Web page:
A summary on Bonded labour in India

In this article, I have tried to summarize the causes and effect of bonded labour and the remedies available. I have also briefly touched upon the legal safeguards and the role of the Government machineries in preventing bonded labour.


Bonded labour is a relation between the employer and the employee by the use of force. The labourer is forced by factors like debt, poverty, landlessness etc to work conditionally for an employer. The employee does not get any safeguards provided by law and is in a condition peculiar to a slave. Though bonded labour has been abolished in India vide The Bonded Labour System (Abolition) Act, 1976, it still exists and in abundance.

Causes of bonded labour

If bonded labour was part of the feudal system in the earlier days, the main cause behind the existence of this evil these days is socio-economic in nature. Poverty, unemployment, ignorance, assetlessness, lack of organization etc are some of the causes.
A crisis in the family caused by the sudden death of the lone earning member or loss caused due to natural calamities forces a person, and in some cases the whole family, to accept any job opportunity that comes in their way. They fall easy prey to traffickers and employers looking for cheaper or free and unconditional labour.
Interstate migration is also believed to play a major role in keeping alive the tradition of bonded labour. People who are new to places face many risks and may not be in a position to bargain for the safeguards available to them. Their helplessness is often exploited by middlemen and the employers.
The most important cause, however, is debt related. People, who borrow money in times of emergency, find it difficult to repay the same and opt for service in lieu of money. This relationship lasts for long and sometimes even continues to generations because of the high rate of interest rates which ensures that the labourer will never be able to close his account. He is trapped in a vicious circle from which it becomes almost impossible for him to escape. A reason supplementing this relation is the ignorance of the labourer about the avenues open to him. Also, being a debtor, he feels helpless to question any act on the part of the employer. The labourers are literally kept under bondage and therefore they are not in a position to organize or complain.
Failure of the Government machineries to track down and prevent bonded labour is also a cause for the persistence of this evil. This is mainly due to the non co-operation on the part of the labourers who due to fear or ignorance does not come out with the truth and most of the time, turn hostile.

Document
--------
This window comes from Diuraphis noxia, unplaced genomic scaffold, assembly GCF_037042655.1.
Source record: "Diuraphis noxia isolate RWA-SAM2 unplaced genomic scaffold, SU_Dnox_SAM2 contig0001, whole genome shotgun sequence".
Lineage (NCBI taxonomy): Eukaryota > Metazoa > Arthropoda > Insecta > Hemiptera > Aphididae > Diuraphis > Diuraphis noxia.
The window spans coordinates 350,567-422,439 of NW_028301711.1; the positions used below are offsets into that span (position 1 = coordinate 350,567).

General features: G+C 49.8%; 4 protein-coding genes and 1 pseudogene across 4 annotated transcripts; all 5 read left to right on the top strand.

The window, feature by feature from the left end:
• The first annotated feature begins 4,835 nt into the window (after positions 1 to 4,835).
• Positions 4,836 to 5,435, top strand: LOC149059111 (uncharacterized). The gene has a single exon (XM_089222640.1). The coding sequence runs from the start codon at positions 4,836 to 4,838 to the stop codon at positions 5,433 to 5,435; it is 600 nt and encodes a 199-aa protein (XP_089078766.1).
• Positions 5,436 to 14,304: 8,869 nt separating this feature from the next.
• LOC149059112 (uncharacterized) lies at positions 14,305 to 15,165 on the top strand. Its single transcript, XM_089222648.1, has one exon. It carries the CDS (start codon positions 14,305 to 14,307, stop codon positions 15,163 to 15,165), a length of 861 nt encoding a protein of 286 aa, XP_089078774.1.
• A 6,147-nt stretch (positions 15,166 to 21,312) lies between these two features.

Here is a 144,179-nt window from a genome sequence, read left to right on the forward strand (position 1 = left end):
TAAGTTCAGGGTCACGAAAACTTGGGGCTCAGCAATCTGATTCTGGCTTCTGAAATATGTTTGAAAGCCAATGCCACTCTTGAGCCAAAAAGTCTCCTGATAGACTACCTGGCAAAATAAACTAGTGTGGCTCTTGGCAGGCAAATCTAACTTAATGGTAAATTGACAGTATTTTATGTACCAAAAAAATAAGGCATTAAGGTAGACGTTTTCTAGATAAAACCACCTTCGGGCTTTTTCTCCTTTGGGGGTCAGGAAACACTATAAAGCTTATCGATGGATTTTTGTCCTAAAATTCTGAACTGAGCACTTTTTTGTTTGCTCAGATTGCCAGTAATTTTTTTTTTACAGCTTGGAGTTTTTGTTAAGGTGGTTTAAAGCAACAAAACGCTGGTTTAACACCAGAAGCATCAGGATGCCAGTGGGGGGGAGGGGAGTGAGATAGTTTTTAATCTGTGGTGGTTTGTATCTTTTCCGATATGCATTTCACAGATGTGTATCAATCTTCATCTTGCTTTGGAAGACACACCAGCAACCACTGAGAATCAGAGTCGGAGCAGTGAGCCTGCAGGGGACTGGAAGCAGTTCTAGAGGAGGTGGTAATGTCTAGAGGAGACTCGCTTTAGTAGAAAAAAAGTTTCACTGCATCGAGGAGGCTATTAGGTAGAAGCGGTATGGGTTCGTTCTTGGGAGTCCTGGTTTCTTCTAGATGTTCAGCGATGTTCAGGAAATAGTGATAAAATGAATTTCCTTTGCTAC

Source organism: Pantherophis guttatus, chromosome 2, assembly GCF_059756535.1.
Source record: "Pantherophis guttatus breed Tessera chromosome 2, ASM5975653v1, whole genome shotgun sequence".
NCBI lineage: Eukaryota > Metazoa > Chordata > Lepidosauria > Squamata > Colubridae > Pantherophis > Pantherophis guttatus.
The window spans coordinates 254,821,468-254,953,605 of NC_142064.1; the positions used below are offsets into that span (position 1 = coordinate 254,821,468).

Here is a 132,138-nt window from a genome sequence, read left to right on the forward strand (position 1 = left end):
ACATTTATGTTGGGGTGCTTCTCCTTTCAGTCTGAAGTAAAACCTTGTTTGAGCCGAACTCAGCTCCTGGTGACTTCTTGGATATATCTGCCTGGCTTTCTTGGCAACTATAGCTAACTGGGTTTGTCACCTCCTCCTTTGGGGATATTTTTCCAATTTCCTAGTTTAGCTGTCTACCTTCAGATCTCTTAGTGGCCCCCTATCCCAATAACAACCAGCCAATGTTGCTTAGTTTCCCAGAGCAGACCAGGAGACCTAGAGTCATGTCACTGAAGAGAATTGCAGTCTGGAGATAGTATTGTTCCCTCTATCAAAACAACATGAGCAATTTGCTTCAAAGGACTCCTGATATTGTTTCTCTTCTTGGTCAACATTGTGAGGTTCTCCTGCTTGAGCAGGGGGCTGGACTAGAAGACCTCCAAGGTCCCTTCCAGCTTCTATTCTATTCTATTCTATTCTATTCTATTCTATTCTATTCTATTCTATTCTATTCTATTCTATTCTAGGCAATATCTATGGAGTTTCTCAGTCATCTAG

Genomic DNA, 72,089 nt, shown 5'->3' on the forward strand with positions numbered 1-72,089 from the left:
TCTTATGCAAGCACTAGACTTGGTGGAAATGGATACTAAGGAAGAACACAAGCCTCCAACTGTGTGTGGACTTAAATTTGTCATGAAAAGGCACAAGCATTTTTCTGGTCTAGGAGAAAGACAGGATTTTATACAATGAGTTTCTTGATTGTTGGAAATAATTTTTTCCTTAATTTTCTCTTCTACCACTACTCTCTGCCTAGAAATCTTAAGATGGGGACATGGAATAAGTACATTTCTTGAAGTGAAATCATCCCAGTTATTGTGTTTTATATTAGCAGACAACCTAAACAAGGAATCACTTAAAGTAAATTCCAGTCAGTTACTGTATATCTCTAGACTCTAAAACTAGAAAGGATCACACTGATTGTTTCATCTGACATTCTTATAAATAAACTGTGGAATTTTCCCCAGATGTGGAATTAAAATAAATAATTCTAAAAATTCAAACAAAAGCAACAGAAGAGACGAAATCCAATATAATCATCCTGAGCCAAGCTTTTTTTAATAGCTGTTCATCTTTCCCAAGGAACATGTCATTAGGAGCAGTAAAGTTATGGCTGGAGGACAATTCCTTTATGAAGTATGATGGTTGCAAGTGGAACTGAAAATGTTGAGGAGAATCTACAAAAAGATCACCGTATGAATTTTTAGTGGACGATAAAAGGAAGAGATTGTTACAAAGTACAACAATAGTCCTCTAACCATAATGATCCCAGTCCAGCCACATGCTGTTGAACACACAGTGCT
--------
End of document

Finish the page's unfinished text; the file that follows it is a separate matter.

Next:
As per a government report, there is an estimated number of 2, 89, 327 bonded labourers in India. There are independent surveys quoting higher numbers, but they have been sidelined due to various reasons like not being reliable etc. People from remote areas of Andhra Pradesh, Bihar, Odisha, Haryana, Karnataka, Tamil Nadu and Madhya Pradesh are said to be the most affected.
Bonded labour is prominently visible in unorganized sectors like small time farmers, landless agricultural labourers, unskilled workers, saw mills, carpet weaving, illegal mining etc.

Safeguards available to a labourer.

Article 39 of the Indian Constitution states that the State shall direct its policy towards securing-
a) that the citizens, men and women equally, have the right to an adequate means to livelihood;
d) that there is equal pay for equal work for both men and women;
e) that the health and strength of workers, men and women, and the tender age of children are not abused and that citizens are not forced by economic necessity to enter avocations unsuited to their age or strength.
Article 42 provides for just and humane conditions of work and maternity relief.
In addition to the safeguards provided by the Constitution, there are many laws which have been legislated with an aim to prevent exploitation and ensure protection of rights to labourers. Some of them are-
1) The Workmen's Compensation Act, 1923,
2) The Payment of Wages Act, 1936,
3) The Minimum Wages Act, 1948 and,
4) The Bonded Labour System (Abolition) Act, 1976.
The BLS (A) Act, among other provisions, not only abolished the bonded labour system but also extinguished the liability of a labourer to repay bonded debt and also provided that the freed bonded labourer should not be evicted from any homestead or residential place where he was residing as part of the consideration for bonded labour. It is also to be noted that this Act was enacted with retrospective effect.
The responsibility to rehabilitate bonded labourers lies primarily with the State governments. The various awareness campaigns, anti-poverty programs, sensitization etc have helped in reducing the numbers of bonded labourers to a considerable extend. But much more need to be done on this issue. As pointed out earlier, the State machinery will be able to produce better results only with the co-operation of the labourers.
It is for both, the Central and State governments to ensure that the laws framed to regulate and monitor employer-employee relations and those pertaining to the welfare of the employees are strictly implemented.


To engage a person in bonded labour is a crime and is a clear violation of human rights. The National Human Rights Commission and the Supreme Court vide various decisions has laid down guidelines to be followed in tackling this evil. There are also many NGOs working in this field. Only a concerted effort by all would enable better results. The State governments must take due steps to annihilate the causes that lead a person to, knowingly or unknowingly, submit himself to the physical and mental cruelty involved in bonded labour.


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